Foreword and disclaimer
This is a summary version of a longer paper of the same title.
The importance of Zambia’s achievements over recent decades in contributing to the end of white minority rule in South Africa, Namibia, Angola, Mozambique and Zimbabwe, in creating a relatively stable state in which neither ethnicity nor race have so far predominated, and in avoiding the worst of repression that has at times characterised Malawi and that may be taking root in Zimbabwe, should not be underestimated. Yet the principal emotions in the country, after over a quarter-century of economic decline, faced by the catastrophe that HIV/AIDS now represents, and in the light of growing recognition of the scale of corruption, are those of disappointment with the past, and confusion as to what went wrong. There is currently fear of what the future holds, growing anger at the emerging evidence of the scale of recent abuse of public resources, and, in some quarters, lack of confidence that a way forward can be found. Many young trained Zambians emigrate, seeing no reason to remain.
The purpose of this paper is to help to create a more informed basis for the Department for International Development’s Zambia Country Assistance Plan, currently under preparation. The authors of this paper do this through identifying some of the factors that have underpinned past performance and that affect future prospects. Much of the focus is on political processes. Some of the judgements made are blunt, and many will be contentious. The team, which was given a good deal of room for manoeuvre in determining its approach, takes the view that it is better to be frank, as were many of the people interviewed. The paper has been written with the understanding that it will be made available for public debate.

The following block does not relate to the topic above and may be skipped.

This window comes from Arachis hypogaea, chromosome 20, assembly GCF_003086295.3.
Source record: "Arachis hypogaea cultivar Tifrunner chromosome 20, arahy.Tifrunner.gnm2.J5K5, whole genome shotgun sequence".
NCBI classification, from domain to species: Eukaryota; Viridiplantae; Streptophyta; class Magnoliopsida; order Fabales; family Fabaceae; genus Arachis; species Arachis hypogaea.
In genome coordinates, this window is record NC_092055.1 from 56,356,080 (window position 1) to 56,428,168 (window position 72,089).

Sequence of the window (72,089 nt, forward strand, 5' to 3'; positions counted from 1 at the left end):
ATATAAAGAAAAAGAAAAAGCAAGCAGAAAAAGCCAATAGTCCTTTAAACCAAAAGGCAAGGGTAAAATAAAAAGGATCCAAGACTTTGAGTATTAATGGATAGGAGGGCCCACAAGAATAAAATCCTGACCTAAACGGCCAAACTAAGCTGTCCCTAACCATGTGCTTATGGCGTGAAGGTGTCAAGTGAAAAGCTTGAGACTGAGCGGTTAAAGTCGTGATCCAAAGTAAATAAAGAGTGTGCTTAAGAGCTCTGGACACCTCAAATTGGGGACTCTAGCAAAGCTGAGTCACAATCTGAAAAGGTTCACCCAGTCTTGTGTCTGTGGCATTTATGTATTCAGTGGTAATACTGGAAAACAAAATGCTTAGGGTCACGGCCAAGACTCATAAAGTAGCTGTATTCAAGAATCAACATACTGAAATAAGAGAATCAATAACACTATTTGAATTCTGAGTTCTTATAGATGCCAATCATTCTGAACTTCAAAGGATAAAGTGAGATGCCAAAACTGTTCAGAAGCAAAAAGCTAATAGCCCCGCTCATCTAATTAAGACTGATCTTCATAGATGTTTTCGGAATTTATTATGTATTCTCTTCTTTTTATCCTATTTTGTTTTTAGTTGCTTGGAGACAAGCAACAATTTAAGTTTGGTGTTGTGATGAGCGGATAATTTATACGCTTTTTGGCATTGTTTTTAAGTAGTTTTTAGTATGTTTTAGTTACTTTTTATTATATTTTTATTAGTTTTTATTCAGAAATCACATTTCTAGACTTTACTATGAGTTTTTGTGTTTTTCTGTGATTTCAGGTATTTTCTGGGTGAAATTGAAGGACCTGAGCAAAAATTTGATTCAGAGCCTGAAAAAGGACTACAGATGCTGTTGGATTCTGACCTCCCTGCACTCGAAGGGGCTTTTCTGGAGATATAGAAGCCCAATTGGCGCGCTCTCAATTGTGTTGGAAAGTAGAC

It was prepared by a team comprising Alex Duncan (team leader and economist), Neo Simutanyi (political scientist) and Hugh Macmillan (historian), advised all too briefly by Dennis Chiwele (economist) and Peter Burnell. Astrid Cox and Liswaniso Mulasikwanda provided research assistance. After initial background research, the authors worked in Zambia from January 26th to February 8th, 2003, spending time in Lusaka and the Copperbelt, but did not reach more isolated rural areas. Within these limits, they consulted as widely as possible with people from the media, large and medium-scale private companies, farming, the research community, civil society, Parliament, the civil service, the unions, the Anti-Corruption and Human Rights Commissions, and international agencies.
The paper was commissioned by DFID. However, the views expressed are entirely those of the authors, and should be attributed neither to DFID, nor to any of its staff members, nor to any of the many people interviewed.
The team is very grateful for the assistance and hospitality of many people. We would like to acknowledge in particular Amisha Patel, Sam Gibson, Morgan Mumbwatasai, Gift Madzonga, Grace Chibowa, and Richard Montgomery of DFID.
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